In: Austrian Review of International and European Law Online
In: Austrian Review of International and European Law Online
Free access
In: Austrian Review of International and European Law Online

Abstract

The Introduction to this Special Issue gives an overview of the contributions that were gathered after the Conference ‘International Human Rights and International Economic Law: Interfaces, Challenges, Visions’ that took place in Vienna, in November 2022. The contributions explore the numerous interfaces between International Human Rights Law and International Economic Law which have become particularly evident in present times, among others, due to an increasingly interconnected economy, in light of the climate crisis, and as a consequence of the distortions caused by Russia’s aggression against Ukraine.

Free access
In: Austrian Review of International and European Law Online
Author:

Abstract

Remedies granted by both human rights courts and investment tribunals are generally based on the international law of state responsibility as codified by the International Law Commission (ILC) in 2001. However, some special rules (leges speciales) do exist in the statutes of human rights courts and in a few international investment agreements. Despite the different scopes of protection of the two areas of international law, there are remarkable similarities in judicial practice, yet important differences remain. This article explores to what extent there is already mutual influence in practice and where there is still room for mutual inspiration. It comes to the conclusion that investment tribunals could take more into consideration that victims may suffer damage, in particular non-material damage, by the mere violation of their rights. Conversely, human rights courts could pay closer attention to economic valuation criteria when it comes to the assessment of material damage.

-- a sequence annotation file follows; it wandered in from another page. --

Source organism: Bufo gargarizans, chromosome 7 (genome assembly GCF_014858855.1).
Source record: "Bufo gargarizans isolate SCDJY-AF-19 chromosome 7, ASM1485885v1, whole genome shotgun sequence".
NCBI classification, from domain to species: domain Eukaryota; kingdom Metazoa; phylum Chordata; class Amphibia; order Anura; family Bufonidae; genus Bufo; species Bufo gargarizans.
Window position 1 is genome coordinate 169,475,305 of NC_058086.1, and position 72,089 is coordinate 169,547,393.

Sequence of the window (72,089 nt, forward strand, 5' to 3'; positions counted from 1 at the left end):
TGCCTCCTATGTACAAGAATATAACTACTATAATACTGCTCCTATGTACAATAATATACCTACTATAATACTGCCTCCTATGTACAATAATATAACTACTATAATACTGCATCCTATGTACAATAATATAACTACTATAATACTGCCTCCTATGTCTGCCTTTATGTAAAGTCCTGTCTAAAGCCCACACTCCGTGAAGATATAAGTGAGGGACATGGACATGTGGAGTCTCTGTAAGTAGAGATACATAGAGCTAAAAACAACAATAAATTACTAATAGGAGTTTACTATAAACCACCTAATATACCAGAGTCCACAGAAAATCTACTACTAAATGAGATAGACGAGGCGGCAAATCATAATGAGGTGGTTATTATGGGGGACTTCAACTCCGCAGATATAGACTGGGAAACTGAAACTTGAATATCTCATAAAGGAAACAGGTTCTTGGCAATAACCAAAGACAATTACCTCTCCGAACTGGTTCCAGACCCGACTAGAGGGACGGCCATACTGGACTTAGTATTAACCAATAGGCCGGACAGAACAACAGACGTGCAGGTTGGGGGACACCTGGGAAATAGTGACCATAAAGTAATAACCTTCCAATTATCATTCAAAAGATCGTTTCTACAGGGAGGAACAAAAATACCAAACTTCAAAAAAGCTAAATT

Open Access
In: Austrian Review of International and European Law Online
Author:

Abstract

This contribution addresses the intersection of international human rights law and international economic law in situations where investors can bring claims under both protection systems. It discusses why multiple proceedings concerning one set of facts may be problematic and identifies situations in which duplication may occur. It presents instruments that have been developed at the domestic or international level to prevent this phenomenon. The article analyses the case law of the European Court of Human Rights (ECtHR) as well as of investment arbitral tribunals dealing with parallel or subsequent litigations. The conclusions set out whether the mechanisms used by arbitral tribunals and the ECtHR are adequate to deal with the phenomenon of potential multiple proceedings.

Open Access
In: Austrian Review of International and European Law Online